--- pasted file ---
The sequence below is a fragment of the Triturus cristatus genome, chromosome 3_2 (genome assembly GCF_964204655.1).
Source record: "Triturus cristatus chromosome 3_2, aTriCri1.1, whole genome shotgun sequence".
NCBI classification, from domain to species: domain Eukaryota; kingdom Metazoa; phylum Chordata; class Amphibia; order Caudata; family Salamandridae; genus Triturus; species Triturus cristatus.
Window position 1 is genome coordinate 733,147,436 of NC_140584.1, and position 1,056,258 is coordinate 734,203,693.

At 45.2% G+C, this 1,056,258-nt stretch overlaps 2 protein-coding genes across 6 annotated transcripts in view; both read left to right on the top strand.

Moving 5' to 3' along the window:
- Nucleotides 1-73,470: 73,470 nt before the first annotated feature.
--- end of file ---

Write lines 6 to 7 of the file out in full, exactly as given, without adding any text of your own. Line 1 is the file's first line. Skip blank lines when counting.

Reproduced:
Moving 5' to 3' along the window:
- Nucleotides 1-73,470: 73,470 nt before the first annotated feature.